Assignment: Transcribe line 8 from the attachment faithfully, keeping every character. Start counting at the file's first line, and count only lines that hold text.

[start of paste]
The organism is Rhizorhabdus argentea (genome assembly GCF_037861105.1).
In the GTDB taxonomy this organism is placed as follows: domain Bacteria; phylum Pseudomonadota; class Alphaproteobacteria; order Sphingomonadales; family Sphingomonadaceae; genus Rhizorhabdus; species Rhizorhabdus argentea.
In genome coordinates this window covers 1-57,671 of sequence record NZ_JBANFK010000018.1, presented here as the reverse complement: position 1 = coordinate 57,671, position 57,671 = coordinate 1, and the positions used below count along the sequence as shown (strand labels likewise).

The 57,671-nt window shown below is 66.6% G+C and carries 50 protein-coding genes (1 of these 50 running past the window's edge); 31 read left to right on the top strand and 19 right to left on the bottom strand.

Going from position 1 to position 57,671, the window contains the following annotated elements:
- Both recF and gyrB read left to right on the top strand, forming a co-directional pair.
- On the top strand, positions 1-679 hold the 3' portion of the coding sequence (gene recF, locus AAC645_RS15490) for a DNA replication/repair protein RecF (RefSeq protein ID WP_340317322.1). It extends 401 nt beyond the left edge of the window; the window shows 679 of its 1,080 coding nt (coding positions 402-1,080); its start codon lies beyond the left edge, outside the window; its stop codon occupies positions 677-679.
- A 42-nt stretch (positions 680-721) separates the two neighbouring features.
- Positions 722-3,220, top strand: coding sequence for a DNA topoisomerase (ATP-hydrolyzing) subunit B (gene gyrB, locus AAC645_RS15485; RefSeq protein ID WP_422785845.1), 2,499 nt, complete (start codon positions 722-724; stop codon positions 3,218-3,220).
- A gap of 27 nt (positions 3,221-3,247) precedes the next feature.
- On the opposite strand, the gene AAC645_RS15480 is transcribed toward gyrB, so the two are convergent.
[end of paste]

- A 42-nt stretch (positions 680-721) separates the two neighbouring features.